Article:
Effects of Spin-Orbit Interactions in Ferromagnetic Metal Nanoparticles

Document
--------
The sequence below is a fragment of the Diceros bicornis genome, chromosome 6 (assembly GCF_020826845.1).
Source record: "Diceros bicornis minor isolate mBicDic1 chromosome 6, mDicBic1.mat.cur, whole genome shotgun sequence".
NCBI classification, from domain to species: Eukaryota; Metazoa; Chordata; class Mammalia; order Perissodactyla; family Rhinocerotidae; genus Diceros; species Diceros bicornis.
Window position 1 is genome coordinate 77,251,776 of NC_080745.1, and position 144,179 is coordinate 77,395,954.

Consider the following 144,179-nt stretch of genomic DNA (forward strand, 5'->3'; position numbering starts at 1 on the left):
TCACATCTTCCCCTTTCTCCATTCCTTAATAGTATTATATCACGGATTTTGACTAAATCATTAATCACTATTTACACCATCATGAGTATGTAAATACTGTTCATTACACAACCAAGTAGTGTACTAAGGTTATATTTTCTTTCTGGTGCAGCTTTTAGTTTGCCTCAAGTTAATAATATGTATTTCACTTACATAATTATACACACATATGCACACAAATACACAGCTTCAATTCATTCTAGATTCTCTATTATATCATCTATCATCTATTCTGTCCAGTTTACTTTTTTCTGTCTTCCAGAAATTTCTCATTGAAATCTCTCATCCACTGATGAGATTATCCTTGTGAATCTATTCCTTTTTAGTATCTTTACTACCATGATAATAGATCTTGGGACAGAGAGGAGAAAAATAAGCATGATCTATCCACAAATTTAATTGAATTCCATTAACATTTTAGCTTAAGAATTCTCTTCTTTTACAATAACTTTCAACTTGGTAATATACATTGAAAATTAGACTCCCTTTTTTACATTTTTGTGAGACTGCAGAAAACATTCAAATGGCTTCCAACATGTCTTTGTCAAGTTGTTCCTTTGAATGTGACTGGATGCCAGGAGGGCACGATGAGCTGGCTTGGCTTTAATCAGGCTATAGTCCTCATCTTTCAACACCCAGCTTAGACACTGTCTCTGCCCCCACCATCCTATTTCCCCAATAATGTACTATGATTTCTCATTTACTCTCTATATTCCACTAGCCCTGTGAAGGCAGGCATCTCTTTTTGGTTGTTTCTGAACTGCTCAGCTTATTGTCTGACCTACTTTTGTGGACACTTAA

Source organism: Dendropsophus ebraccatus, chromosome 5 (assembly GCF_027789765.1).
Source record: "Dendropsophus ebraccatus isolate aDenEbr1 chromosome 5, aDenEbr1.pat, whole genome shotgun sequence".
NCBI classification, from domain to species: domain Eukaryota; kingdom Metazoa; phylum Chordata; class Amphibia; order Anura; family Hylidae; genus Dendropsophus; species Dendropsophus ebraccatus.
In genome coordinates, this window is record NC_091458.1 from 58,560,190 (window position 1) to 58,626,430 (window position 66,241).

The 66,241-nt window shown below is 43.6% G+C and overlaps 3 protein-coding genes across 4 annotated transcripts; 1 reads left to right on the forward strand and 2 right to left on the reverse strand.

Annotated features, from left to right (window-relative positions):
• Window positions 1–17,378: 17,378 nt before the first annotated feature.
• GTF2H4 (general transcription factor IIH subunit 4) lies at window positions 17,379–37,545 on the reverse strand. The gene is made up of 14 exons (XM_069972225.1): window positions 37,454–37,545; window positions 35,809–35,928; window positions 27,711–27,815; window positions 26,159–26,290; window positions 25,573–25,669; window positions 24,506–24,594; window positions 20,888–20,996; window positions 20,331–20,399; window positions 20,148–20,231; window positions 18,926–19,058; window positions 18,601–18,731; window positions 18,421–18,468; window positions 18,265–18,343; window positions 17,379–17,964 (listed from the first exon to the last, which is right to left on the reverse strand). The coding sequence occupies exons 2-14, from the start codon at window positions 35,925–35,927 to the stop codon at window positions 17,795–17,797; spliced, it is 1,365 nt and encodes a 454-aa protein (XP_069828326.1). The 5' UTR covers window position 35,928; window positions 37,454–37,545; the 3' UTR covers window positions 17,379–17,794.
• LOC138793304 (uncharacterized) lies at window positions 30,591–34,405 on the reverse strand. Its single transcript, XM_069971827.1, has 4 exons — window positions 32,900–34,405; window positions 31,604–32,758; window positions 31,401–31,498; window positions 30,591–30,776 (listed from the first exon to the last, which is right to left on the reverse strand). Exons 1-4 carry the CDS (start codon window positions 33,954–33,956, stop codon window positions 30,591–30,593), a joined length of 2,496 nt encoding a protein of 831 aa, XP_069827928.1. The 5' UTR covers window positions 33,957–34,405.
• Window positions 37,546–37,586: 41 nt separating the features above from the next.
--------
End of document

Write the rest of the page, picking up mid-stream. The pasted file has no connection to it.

Abstract: This thesis is a theoretical investigation of the effects of spin-orbit (SO) interactions in ferromagnetic metal nano-particles. Part I of the thesis is devoted to an elementary introduction of the research field, including recent experimental advances which partly motivated the work presented here. At the core of the thesis lie four original papers, collected in Part II, which are presented and summarized at the end of the introduction. In Paper I we introduce a microscopic tight-binding model to study the mesoscopic physics of the nanoparticle magnetocrystalline anisotropy and the hysteresis in the quasiparticle excitation spectra. The model predicts features that agree qualitatively with tunneling spectroscopy experiments, such as large fluctuations in the anisotropy energy per atom when one electron is added to the nanoparticle. Moreover, this model provides a connection between a microscopic Hamiltonian and energy-functional expressions based on classical micromagnetic theory. Paper II presents a theoretical study of the mesoscopic fluctuations of g-tensors in metal nanoparticles. The analysis is based on the tight-binding model of Paper I, and includes both spin and orbital contributions to the g-tensors. The spin contribution is shown to be in agreement with random matrix theory predictions. Furthermore, the orbital contribution in the strong spin-orbit coupling regime depends crucially on the orbital character of the quasi-particle wavefunctions. Paper III is devoted to the essential role played by SO interactions in determining the energies of the collective ferromagnetic resonances and their coupling to low-energy particle-hole excitations. It is argued that a crossover between Landau-damped ferromagnetic resonances and pure-state collective magnetic excitations occurs as the number of atoms in typical ferromagnetic transition metal nanoparticles drops below 10^4. This picture is supported by a RPA-type of calculation based on the model of Paper I. The significance of this picture for the interpretation of recent single-electron tunneling experiments is discussed. Paper IV addresses the regime of ultra small ferromagnetic transition-metal nanoparticles, where particle-hole and collective excitations are separable in energy. It is argued that in this regime a nanoparticle can be described by an effective Hamiltonian with a single giant spin degree of freedom. The total spin S of the effective Hamiltonian is specified by a Berry curvature Chern number that characterizes the topologically non-trivial dependence of the nanoparticle's many-electron wavefunction on magnetization orientation. These ideas are illustrated within the tight-binding model of Paper I.

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